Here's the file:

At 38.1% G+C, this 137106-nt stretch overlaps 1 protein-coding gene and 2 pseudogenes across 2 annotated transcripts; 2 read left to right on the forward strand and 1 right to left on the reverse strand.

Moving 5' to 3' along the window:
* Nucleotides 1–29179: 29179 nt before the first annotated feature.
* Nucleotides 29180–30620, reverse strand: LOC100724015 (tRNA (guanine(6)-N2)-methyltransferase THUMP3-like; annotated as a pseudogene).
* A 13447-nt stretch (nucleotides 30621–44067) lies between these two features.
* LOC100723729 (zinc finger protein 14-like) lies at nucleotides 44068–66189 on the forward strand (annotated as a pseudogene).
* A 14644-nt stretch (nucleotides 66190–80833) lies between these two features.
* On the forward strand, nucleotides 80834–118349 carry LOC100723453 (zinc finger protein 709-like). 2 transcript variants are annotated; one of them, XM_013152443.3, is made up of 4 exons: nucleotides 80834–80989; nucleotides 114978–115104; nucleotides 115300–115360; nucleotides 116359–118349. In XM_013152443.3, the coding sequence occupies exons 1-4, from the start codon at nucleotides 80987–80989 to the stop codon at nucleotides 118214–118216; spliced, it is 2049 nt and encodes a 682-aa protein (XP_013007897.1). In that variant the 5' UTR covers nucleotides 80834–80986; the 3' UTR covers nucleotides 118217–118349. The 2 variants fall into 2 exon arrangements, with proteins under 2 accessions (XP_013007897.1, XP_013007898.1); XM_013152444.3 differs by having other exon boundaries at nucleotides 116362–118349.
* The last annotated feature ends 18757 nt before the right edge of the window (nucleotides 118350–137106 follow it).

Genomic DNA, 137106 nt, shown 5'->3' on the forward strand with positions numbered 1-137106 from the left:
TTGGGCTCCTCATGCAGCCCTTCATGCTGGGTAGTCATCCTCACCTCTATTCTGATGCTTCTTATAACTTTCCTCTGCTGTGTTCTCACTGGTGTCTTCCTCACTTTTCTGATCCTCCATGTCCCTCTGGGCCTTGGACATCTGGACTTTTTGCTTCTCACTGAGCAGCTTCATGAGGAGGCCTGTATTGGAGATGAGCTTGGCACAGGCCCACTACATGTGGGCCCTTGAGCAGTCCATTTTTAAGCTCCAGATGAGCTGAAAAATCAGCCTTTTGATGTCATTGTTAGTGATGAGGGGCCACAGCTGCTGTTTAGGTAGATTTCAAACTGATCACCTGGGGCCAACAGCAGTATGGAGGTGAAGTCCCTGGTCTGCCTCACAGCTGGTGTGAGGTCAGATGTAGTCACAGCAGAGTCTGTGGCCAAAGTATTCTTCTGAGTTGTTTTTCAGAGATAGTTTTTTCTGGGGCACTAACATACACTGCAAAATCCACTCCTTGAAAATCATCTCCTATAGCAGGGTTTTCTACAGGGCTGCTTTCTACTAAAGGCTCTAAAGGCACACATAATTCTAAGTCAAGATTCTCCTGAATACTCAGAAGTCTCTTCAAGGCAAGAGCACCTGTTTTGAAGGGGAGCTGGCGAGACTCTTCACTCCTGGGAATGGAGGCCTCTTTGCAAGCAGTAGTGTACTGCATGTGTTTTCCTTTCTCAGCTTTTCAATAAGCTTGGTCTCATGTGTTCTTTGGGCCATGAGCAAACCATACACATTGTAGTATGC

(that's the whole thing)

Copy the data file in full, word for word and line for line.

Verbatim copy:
At 38.1% G+C, this 137106-nt stretch overlaps 1 protein-coding gene and 2 pseudogenes across 2 annotated transcripts; 2 read left to right on the forward strand and 1 right to left on the reverse strand.

Moving 5' to 3' along the window:
* Nucleotides 1–29179: 29179 nt before the first annotated feature.
* Nucleotides 29180–30620, reverse strand: LOC100724015 (tRNA (guanine(6)-N2)-methyltransferase THUMP3-like; annotated as a pseudogene).
* A 13447-nt stretch (nucleotides 30621–44067) lies between these two features.
* LOC100723729 (zinc finger protein 14-like) lies at nucleotides 44068–66189 on the forward strand (annotated as a pseudogene).
* A 14644-nt stretch (nucleotides 66190–80833) lies between these two features.
* On the forward strand, nucleotides 80834–118349 carry LOC100723453 (zinc finger protein 709-like). 2 transcript variants are annotated; one of them, XM_013152443.3, is made up of 4 exons: nucleotides 80834–80989; nucleotides 114978–115104; nucleotides 115300–115360; nucleotides 116359–118349. In XM_013152443.3, the coding sequence occupies exons 1-4, from the start codon at nucleotides 80987–80989 to the stop codon at nucleotides 118214–118216; spliced, it is 2049 nt and encodes a 682-aa protein (XP_013007897.1). In that variant the 5' UTR covers nucleotides 80834–80986; the 3' UTR covers nucleotides 118217–118349. The 2 variants fall into 2 exon arrangements, with proteins under 2 accessions (XP_013007897.1, XP_013007898.1); XM_013152444.3 differs by having other exon boundaries at nucleotides 116362–118349.
* The last annotated feature ends 18757 nt before the right edge of the window (nucleotides 118350–137106 follow it).

Genomic DNA, 137106 nt, shown 5'->3' on the forward strand with positions numbered 1-137106 from the left:
TTGGGCTCCTCATGCAGCCCTTCATGCTGGGTAGTCATCCTCACCTCTATTCTGATGCTTCTTATAACTTTCCTCTGCTGTGTTCTCACTGGTGTCTTCCTCACTTTTCTGATCCTCCATGTCCCTCTGGGCCTTGGACATCTGGACTTTTTGCTTCTCACTGAGCAGCTTCATGAGGAGGCCTGTATTGGAGATGAGCTTGGCACAGGCCCACTACATGTGGGCCCTTGAGCAGTCCATTTTTAAGCTCCAGATGAGCTGAAAAATCAGCCTTTTGATGTCATTGTTAGTGATGAGGGGCCACAGCTGCTGTTTAGGTAGATTTCAAACTGATCACCTGGGGCCAACAGCAGTATGGAGGTGAAGTCCCTGGTCTGCCTCACAGCTGGTGTGAGGTCAGATGTAGTCACAGCAGAGTCTGTGGCCAAAGTATTCTTCTGAGTTGTTTTTCAGAGATAGTTTTTTCTGGGGCACTAACATACACTGCAAAATCCACTCCTTGAAAATCATCTCCTATAGCAGGGTTTTCTACAGGGCTGCTTTCTACTAAAGGCTCTAAAGGCACACATAATTCTAAGTCAAGATTCTCCTGAATACTCAGAAGTCTCTTCAAGGCAAGAGCACCTGTTTTGAAGGGGAGCTGGCGAGACTCTTCACTCCTGGGAATGGAGGCCTCTTTGCAAGCAGTAGTGTACTGCATGTGTTTTCCTTTCTCAGCTTTTCAATAAGCTTGGTCTCATGTGTTCTTTGGGCCATGAGCAAACCATACACATTGTAGTATGC